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‘Neighbors helping neighbors’: $2.3 million donated for Kentucky tornado relief

Dawson Springs on Dec. 11, 2021, the afternoon following the largest tornado system to ever hit the state.
Dawson Springs on Dec. 11, 2021, the afternoon following the largest tornado system to ever hit the state.

In the aftermath of one of the worst tornado events in Kentucky history, residents and people from around the country are rallying together to support relief efforts in the western part of the state.

Gov. Andy Beshear said during a news conference Sunday that there were over 18,000 donations made to the Western Kentucky Tornado Relief Fund within just 24 hours, totaling more than $2.3 million. 

The funds will go toward funeral expenses for families first, and the remainder will be used for rebuilding.

“The first thing that we have to do is grieve together,” Beshear said. “And then we can rebuild together.”

With thousands of people without homes and thousands more without power, Beshear said Kentuckians went to work immediately to support their distressed neighbors, offering their homes to strangers, donating loads of supplies to impacted areas and volunteering to help look for missing people.

“We are grateful for the outpouring of love. We feel it,” he said. “In fact, one of our biggest challenges right now is organizing the amount of people that want to help, want to donate and want to volunteer. That’s the best challenge any of us could ask for.”

In Mayfield, Catalyst Church quickly became a hub for volunteers, partnering with emergency management to collect donations and distribute food to community members. 

South Warren High School in Bowling Green was turned into a shelter and donation site overnight, where hundreds of volunteers joined the Kentucky Red Cross to distribute supplies to families in need. 

Businesses across the commonwealth also contributed to the effort. Six Forks Burger Company and Four Pegs Beer Smokehouse & Bar in Louisville asked community members to bring donations to their restaurants, where they gathered enough supplies to fill a 26-foot U-Haul truck.

“We need to do our part,” Six Forks owner Troy King said. 

In addition to the millions of dollars raised through the state’s relief fund, thousands more have poured in through other funding avenues created by community members. A GoFundMe page created by the Mayfield Community Foundation, for example, has raised over $70,000 so far.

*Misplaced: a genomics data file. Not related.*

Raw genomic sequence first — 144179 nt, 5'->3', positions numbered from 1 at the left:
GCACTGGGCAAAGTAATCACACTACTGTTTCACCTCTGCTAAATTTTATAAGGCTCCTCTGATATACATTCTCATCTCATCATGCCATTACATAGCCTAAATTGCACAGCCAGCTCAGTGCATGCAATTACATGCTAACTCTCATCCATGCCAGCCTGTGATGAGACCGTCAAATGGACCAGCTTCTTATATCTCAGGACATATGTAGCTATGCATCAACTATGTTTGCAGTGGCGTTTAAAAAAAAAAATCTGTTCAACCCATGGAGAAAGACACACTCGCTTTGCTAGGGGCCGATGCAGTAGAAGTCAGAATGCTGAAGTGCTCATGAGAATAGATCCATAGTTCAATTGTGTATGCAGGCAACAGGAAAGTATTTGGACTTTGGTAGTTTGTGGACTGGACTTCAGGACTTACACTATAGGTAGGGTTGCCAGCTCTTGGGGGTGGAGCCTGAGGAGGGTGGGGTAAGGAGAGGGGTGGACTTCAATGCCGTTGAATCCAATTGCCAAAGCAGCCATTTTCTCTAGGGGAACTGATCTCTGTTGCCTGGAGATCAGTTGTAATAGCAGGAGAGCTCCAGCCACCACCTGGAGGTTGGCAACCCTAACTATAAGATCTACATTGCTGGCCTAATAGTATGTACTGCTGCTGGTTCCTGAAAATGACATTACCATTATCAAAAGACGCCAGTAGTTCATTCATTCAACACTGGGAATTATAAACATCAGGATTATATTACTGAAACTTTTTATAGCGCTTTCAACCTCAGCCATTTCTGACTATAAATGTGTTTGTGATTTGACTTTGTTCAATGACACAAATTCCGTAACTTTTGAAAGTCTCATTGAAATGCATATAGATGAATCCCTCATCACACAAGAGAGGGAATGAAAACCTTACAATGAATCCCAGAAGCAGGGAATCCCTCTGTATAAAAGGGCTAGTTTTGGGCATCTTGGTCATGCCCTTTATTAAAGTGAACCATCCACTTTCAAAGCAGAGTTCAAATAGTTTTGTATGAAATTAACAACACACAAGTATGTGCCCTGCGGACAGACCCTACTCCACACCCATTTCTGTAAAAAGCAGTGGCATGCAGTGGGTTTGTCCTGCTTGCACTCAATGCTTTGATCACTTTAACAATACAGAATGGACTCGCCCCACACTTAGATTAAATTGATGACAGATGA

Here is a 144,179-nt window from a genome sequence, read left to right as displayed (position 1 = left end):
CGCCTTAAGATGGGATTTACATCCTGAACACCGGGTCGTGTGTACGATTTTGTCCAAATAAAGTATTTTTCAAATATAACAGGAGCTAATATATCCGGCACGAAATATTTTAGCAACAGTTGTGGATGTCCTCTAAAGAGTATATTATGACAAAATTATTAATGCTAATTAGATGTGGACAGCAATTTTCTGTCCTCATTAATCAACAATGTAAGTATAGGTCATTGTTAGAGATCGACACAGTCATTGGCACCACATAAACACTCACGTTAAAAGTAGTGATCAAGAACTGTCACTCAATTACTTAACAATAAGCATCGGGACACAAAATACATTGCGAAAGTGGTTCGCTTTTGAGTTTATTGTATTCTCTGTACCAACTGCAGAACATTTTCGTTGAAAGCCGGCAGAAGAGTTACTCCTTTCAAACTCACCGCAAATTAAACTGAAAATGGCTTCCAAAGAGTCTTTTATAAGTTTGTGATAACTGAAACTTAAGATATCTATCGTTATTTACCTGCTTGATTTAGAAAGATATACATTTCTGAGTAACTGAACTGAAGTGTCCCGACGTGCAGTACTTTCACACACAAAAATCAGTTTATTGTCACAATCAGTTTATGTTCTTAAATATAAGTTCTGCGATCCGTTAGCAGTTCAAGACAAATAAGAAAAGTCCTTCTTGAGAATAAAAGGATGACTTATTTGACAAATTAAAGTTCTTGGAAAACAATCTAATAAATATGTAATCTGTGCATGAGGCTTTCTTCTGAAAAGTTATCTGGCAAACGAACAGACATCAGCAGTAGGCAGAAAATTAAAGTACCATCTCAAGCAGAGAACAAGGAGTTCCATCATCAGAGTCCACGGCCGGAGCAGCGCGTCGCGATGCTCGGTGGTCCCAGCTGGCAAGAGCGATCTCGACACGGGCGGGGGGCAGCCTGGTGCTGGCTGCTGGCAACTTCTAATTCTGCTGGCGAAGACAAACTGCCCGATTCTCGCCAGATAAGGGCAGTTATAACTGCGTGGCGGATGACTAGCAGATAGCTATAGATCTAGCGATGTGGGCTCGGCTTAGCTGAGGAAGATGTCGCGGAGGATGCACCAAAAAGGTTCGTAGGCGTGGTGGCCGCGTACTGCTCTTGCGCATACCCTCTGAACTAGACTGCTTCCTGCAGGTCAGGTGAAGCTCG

“In Kentucky, we are good people and we care about one another,” Beshear said. “That’s why people were out in this storm and helping their neighbors or people they don’t know.”

Beshear also thanked the hundreds of first responders, national guardsmen and other Kentucky employees who are working around the clock to help the impacted communities.

Less than 40 hours after the tornadoes struck, the federal government announced that federal disaster assistance has been made available to the commonwealth. FEMA and Department of Homeland Security personnel are now on the ground in Western Kentucky, providing food, water and shelter to displaced families, assessing the damage and starting to address long-term housing and recovery needs.

“We’ve heard incredible stories of neighbors helping neighbors. Neighbors rescuing people from rubble,” said FEMA Administrator Deanne Criswell during a press conference in Mayfield on Sunday. “You are also first responders. Thank you so much for all of the effort that you put in to make sure that your neighbors are safe.”

Here are some ways you can help the tornado relief effort in Kentucky.

Jasmine Demers is an investigative reporter for LPM covering youth and social services. She is a corps member with Report For America, a national service program that places journalists into local newsrooms. Email Jasmine at jdemers@lpm.org.

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